These limited editions, this minimalism – a bit austere, a bit precious? There’s control in there, and absolute focus, but there’s also, in everything he worked on, a clearly sensuous feel for the shape of a page, a line, a letter, a comma (there are books set in one font but with another font for the punctuation). When in the early days of CBe I wasn’t feeling too confident about a design, I’d go and have lunch with Ron at Pizza Express (extra chili flakes for him), and sometimes he’d suggest a tiny adjustment that made all the difference, and sometimes I disagreed with him, and we’d laugh at that. And order just one more glass, and then back to work.

Tuesday, 3 February 2015

Slow Publishing

I was reading something about the Slow Food movement. (There is also Slow Fashion, Slow Travel, Slow Photography, Slow Science, etc.) And then I heard Emma Barnes, who set up Snow Books, give a talk about Bibliocloud, a software program for publishers. I’ve heard her before; she is brilliant, and funny and wise. Most of the bigger publishers work off some kind of similar program, usually customised: a database, ever-expanding, in which you input basic information and can then spin off a whole lot else: sales reports, advance information sheets, catalogues, royalty statements, print orders. There was one at Faber, where I worked (back-room) for 14 years (until 2005); in the last year or so of that era, much of my time was spent tangling with this thing.

We’ve known for decades now that ‘labour-saving’ devices do not actually deliver the promised freedom to do with your time what you really want to do with it: read, write, edit, sleep. John Maynard Keynes believed in 1930 that his generation’s grandchildren, us, would be working just 3 hours a day, and often out of choice rather than necessity. That’s not how it has worked out. We are ever more time-poor. Here is a link to a long piece in The Economist on this, published just before Christmas.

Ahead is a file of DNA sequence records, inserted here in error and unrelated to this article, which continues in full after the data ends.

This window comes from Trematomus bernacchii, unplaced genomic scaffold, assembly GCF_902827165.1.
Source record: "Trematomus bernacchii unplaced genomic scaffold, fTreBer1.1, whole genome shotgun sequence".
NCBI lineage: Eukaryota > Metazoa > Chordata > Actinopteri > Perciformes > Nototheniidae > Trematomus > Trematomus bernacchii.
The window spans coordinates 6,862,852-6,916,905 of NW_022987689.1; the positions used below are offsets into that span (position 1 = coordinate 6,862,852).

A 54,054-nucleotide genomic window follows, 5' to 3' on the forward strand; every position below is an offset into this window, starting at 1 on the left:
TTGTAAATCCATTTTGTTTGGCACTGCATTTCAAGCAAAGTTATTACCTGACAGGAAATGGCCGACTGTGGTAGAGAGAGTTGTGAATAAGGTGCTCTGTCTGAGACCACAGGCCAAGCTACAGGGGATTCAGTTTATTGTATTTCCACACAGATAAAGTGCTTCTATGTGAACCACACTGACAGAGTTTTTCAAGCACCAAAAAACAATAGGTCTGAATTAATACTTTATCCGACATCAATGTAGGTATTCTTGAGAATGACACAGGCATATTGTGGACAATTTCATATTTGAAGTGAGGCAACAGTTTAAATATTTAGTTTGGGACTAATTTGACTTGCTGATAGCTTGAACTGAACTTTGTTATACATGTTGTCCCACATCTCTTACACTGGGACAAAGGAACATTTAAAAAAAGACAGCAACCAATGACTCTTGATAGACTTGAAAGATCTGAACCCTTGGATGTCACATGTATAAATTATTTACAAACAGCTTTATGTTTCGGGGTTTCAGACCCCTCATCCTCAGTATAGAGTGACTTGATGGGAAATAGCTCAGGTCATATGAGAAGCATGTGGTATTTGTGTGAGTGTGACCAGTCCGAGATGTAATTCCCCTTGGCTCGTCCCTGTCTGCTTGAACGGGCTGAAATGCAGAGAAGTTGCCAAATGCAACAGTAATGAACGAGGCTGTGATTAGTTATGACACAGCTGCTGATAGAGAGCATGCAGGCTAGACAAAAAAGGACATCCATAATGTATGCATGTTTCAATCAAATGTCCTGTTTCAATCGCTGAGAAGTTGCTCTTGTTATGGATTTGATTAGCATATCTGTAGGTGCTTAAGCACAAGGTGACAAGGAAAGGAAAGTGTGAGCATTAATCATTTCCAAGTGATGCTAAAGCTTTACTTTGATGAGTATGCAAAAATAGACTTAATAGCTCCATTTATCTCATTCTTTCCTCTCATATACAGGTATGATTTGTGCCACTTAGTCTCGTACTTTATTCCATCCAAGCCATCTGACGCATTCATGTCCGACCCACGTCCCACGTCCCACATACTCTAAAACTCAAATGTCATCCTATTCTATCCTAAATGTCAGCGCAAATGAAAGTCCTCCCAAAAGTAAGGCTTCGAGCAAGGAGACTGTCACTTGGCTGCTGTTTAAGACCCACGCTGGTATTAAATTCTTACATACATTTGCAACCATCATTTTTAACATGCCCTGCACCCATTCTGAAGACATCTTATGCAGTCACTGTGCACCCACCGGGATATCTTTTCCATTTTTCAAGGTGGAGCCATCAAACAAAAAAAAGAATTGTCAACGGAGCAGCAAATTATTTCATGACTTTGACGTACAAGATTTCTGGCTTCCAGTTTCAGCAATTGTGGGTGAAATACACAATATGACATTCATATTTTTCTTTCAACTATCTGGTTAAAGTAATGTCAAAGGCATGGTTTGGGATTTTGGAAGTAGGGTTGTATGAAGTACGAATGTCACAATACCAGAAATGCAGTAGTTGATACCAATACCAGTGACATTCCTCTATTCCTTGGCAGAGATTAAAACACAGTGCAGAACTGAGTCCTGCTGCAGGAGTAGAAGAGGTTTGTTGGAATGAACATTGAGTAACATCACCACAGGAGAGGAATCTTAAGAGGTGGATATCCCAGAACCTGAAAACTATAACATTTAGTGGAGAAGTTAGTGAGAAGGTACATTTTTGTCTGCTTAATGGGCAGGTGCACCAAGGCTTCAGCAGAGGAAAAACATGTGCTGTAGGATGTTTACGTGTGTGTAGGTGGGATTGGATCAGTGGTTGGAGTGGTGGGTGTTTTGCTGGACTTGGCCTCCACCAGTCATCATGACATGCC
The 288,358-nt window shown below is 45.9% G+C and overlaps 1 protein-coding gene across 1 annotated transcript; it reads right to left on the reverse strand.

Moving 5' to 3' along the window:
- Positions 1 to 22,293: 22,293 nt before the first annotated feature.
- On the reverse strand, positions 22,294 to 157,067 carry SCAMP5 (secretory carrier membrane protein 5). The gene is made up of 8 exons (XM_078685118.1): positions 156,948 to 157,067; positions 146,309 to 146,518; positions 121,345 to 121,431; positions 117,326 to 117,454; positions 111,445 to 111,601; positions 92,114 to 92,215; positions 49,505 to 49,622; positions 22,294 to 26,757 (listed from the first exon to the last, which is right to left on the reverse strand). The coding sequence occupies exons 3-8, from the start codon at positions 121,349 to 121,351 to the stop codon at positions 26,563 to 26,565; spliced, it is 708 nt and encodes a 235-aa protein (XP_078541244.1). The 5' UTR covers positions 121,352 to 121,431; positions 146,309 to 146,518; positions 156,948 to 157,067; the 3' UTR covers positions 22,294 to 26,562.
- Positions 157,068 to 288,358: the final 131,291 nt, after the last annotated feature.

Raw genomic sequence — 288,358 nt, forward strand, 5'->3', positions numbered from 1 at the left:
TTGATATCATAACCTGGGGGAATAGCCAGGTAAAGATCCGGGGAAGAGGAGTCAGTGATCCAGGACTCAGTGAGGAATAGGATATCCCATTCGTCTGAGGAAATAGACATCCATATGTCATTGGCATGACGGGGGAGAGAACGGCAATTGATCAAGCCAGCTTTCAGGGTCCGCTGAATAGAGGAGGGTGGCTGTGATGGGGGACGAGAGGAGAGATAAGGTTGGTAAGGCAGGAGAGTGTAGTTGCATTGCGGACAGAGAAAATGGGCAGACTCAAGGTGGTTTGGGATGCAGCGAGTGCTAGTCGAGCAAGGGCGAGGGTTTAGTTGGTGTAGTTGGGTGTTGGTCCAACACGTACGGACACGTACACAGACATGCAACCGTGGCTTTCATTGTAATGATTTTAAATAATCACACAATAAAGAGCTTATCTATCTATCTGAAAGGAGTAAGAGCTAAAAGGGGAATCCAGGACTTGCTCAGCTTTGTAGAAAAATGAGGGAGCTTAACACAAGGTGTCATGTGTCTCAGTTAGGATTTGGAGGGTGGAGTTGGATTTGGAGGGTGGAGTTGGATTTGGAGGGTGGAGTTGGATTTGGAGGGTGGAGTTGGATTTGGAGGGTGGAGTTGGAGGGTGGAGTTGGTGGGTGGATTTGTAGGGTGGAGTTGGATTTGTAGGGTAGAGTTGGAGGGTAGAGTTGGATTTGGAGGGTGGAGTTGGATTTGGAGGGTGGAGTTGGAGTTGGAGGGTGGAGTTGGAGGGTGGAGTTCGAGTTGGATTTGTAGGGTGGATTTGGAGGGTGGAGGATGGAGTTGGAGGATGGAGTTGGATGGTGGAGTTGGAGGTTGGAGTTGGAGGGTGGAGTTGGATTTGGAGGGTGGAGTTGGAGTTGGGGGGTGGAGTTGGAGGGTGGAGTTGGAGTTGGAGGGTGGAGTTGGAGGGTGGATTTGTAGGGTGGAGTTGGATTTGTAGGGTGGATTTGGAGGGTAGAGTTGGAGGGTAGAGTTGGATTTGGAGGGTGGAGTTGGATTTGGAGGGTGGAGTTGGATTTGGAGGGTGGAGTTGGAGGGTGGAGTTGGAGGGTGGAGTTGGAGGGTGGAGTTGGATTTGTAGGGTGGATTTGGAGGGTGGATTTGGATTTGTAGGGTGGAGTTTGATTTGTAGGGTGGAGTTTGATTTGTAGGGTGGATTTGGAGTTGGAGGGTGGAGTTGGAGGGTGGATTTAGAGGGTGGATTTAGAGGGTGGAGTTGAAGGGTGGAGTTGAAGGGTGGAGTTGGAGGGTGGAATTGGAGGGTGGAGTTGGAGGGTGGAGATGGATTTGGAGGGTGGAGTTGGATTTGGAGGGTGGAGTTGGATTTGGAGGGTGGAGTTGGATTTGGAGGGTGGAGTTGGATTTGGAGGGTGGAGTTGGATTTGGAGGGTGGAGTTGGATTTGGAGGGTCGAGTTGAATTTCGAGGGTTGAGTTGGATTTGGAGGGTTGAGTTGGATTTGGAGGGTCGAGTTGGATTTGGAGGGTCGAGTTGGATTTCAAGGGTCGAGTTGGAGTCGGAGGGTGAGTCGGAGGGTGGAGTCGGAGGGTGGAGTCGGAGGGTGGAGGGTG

It occurred to me, while listening to Emma Barnes, that much of what I do consists of Slow Publishing. I don’t actually want to spin off things by pressing a button, because I enjoy designing each book, cover, advance information sheet, catalogue, from pretty well scratch. I also enjoy dealing with no more than four or five authors per year. I enjoy collecting the printed books in person and talking to the man who prints them (over the years, his divorce, custody battle, remarriage, new family); I enjoy taking the books over – by Overgound if just a couple of boxes, by car if more – to the distributor’s warehouse, and being told off by Fred if the boxes are too big for his shelves, and gossip and tea with Bill. I enjoy writing numbers in columns in ledgers bought from stationery shops, and putting books in envelopes, and writing address labels by hand, and going to the post office, queuing, and talking to the family who run it (25-year certificate on the wall) about local news, their children, what's happening to Royal Mail.

The boxes could be couriered, of course. I could go with another distributor who is also a printer, and who would reprint automatically when stock gets down to x, with a print run calculated from previous months’ sales (we would email, I guess). I could do ebooks. I could learn how to make a spreadsheet. None of this has much appeal. I suspect that any gains in efficiency would be offset by losses in other things.

In some aspects of their work – not all – many small presses, perhaps, engage in Slow Publishing. It’s not actually a movement; it’s more an attitude. It comes from taking pleasure in books.